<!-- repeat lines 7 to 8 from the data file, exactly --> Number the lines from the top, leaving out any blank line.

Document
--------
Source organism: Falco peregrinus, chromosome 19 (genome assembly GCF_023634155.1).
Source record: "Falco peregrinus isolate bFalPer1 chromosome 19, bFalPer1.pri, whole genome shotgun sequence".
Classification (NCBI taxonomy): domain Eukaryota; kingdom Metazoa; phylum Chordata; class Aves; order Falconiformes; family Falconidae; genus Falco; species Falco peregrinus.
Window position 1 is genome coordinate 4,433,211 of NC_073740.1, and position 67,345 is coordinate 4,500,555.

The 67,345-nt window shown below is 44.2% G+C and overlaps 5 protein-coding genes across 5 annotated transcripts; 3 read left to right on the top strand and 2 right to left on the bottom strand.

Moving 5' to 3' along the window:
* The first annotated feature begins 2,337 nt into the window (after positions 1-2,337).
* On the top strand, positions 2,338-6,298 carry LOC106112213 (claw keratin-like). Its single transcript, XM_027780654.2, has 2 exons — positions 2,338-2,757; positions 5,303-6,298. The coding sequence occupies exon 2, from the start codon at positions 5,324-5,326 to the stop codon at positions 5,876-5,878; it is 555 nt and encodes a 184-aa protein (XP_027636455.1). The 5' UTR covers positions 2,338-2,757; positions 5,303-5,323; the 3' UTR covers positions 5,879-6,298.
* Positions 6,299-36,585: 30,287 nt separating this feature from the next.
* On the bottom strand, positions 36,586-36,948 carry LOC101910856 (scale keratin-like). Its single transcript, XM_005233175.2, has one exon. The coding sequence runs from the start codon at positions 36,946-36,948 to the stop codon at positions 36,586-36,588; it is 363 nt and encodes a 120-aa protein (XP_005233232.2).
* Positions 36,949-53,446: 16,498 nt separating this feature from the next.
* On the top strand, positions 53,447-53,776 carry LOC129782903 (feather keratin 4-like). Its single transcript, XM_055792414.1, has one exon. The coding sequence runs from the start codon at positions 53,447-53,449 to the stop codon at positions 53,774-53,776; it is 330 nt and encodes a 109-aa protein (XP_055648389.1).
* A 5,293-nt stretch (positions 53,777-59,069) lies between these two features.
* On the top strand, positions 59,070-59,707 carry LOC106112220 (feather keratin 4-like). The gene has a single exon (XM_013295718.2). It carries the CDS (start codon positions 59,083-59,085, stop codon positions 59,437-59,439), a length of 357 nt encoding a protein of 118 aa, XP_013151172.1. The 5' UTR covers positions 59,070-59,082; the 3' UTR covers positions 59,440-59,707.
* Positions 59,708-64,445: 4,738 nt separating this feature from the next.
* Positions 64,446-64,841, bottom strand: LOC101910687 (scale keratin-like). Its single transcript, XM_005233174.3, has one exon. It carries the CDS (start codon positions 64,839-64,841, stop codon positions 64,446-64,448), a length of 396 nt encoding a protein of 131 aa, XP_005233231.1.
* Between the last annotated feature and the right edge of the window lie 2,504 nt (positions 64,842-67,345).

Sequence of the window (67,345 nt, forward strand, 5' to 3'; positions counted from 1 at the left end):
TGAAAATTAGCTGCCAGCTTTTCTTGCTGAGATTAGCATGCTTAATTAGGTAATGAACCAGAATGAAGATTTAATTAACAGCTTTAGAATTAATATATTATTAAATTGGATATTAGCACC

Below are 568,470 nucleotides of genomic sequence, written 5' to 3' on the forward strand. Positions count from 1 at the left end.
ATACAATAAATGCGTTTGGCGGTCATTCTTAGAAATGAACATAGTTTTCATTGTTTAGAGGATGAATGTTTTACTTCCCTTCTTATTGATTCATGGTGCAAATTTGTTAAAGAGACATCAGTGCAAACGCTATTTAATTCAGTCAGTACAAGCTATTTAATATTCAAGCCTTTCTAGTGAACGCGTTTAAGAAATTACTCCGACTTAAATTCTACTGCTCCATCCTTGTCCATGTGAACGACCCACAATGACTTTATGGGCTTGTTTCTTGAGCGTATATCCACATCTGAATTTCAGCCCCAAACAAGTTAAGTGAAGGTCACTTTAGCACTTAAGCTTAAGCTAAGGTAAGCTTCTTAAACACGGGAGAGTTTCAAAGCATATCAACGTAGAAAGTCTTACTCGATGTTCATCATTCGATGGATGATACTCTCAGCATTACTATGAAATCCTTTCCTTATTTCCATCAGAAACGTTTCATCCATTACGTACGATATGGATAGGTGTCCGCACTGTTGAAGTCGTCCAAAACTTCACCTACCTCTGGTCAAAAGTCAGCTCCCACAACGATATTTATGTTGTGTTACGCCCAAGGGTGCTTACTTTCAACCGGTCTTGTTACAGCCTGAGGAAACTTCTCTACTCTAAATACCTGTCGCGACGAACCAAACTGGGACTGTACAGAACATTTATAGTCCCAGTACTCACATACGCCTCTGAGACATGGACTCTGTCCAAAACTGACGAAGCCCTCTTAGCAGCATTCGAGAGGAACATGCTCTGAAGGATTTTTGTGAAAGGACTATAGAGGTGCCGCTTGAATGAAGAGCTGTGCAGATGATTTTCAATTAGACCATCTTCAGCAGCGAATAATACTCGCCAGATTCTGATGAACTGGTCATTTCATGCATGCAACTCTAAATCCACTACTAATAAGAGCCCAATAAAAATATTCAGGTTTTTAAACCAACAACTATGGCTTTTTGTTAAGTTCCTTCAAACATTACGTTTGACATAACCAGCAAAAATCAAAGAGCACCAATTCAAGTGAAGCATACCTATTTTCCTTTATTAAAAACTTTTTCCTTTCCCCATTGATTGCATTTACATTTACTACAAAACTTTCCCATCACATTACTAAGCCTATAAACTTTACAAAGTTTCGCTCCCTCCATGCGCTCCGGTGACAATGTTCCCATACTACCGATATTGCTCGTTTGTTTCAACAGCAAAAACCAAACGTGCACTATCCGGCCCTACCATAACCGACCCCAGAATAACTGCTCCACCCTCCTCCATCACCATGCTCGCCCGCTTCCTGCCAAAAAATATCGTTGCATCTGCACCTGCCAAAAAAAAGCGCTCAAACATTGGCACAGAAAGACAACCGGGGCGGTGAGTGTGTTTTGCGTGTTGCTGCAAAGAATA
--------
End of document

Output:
* The first annotated feature begins 2,337 nt into the window (after positions 1-2,337).
* On the top strand, positions 2,338-6,298 carry LOC106112213 (claw keratin-like). Its single transcript, XM_027780654.2, has 2 exons — positions 2,338-2,757; positions 5,303-6,298. The coding sequence occupies exon 2, from the start codon at positions 5,324-5,326 to the stop codon at positions 5,876-5,878; it is 555 nt and encodes a 184-aa protein (XP_027636455.1). The 5' UTR covers positions 2,338-2,757; positions 5,303-5,323; the 3' UTR covers positions 5,879-6,298.